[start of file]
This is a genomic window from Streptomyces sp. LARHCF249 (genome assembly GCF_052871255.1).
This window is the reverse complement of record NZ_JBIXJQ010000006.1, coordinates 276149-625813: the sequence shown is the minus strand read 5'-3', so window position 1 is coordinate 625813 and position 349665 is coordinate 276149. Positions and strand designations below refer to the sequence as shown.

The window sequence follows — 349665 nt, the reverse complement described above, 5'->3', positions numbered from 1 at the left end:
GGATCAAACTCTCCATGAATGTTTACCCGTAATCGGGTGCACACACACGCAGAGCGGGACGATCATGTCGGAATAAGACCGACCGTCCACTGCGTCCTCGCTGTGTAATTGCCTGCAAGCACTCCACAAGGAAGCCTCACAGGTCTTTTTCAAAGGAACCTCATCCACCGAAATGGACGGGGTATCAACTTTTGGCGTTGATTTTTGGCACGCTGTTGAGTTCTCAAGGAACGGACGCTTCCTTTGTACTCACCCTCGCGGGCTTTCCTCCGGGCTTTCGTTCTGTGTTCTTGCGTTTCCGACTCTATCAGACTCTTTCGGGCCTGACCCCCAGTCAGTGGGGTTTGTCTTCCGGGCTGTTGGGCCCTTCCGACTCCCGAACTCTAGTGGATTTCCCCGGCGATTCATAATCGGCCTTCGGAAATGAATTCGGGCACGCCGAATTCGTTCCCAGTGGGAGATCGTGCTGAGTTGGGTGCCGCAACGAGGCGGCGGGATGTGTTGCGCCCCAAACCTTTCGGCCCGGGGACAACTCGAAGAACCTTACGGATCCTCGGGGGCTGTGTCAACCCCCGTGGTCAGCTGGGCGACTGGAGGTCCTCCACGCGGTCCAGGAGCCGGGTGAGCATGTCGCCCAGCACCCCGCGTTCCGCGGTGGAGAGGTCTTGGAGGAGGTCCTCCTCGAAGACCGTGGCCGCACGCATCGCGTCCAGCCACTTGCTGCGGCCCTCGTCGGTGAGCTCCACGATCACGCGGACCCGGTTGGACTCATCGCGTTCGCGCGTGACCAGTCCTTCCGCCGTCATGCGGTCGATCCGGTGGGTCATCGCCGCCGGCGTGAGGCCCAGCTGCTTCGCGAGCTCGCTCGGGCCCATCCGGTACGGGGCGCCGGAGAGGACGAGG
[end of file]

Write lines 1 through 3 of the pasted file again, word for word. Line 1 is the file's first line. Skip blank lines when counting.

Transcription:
This is a genomic window from Streptomyces sp. LARHCF249 (genome assembly GCF_052871255.1).
This window is the reverse complement of record NZ_JBIXJQ010000006.1, coordinates 276149-625813: the sequence shown is the minus strand read 5'-3', so window position 1 is coordinate 625813 and position 349665 is coordinate 276149. Positions and strand designations below refer to the sequence as shown.

The window sequence follows — 349665 nt, the reverse complement described above, 5'->3', positions numbered from 1 at the left end: